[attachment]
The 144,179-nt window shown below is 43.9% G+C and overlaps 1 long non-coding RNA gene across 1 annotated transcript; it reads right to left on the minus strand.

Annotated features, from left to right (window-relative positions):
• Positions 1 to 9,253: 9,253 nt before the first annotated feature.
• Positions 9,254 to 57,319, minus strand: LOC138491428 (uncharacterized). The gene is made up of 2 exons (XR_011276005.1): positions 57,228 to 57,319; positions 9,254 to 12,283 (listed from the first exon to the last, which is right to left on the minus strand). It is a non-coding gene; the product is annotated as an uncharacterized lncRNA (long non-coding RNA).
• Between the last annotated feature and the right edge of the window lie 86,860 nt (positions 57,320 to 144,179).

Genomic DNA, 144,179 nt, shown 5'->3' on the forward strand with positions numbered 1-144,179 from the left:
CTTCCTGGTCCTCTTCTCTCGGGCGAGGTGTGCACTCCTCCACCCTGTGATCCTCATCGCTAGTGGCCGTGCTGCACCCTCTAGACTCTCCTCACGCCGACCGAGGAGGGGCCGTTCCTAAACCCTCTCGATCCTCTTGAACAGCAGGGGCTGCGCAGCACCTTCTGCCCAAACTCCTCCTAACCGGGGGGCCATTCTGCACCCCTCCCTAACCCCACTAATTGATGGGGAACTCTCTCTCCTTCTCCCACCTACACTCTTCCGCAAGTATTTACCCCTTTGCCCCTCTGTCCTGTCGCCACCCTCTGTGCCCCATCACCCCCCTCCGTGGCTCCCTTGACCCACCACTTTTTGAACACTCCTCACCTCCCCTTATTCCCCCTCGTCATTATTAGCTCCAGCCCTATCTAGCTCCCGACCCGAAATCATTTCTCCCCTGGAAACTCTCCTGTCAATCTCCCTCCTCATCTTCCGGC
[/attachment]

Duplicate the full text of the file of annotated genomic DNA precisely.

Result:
The 144,179-nt window shown below is 43.9% G+C and overlaps 1 long non-coding RNA gene across 1 annotated transcript; it reads right to left on the minus strand.

Annotated features, from left to right (window-relative positions):
• Positions 1 to 9,253: 9,253 nt before the first annotated feature.
• Positions 9,254 to 57,319, minus strand: LOC138491428 (uncharacterized). The gene is made up of 2 exons (XR_011276005.1): positions 57,228 to 57,319; positions 9,254 to 12,283 (listed from the first exon to the last, which is right to left on the minus strand). It is a non-coding gene; the product is annotated as an uncharacterized lncRNA (long non-coding RNA).
• Between the last annotated feature and the right edge of the window lie 86,860 nt (positions 57,320 to 144,179).

Genomic DNA, 144,179 nt, shown 5'->3' on the forward strand with positions numbered 1-144,179 from the left:
CTTCCTGGTCCTCTTCTCTCGGGCGAGGTGTGCACTCCTCCACCCTGTGATCCTCATCGCTAGTGGCCGTGCTGCACCCTCTAGACTCTCCTCACGCCGACCGAGGAGGGGCCGTTCCTAAACCCTCTCGATCCTCTTGAACAGCAGGGGCTGCGCAGCACCTTCTGCCCAAACTCCTCCTAACCGGGGGGCCATTCTGCACCCCTCCCTAACCCCACTAATTGATGGGGAACTCTCTCTCCTTCTCCCACCTACACTCTTCCGCAAGTATTTACCCCTTTGCCCCTCTGTCCTGTCGCCACCCTCTGTGCCCCATCACCCCCCTCCGTGGCTCCCTTGACCCACCACTTTTTGAACACTCCTCACCTCCCCTTATTCCCCCTCGTCATTATTAGCTCCAGCCCTATCTAGCTCCCGACCCGAAATCATTTCTCCCCTGGAAACTCTCCTGTCAATCTCCCTCCTCATCTTCCGGC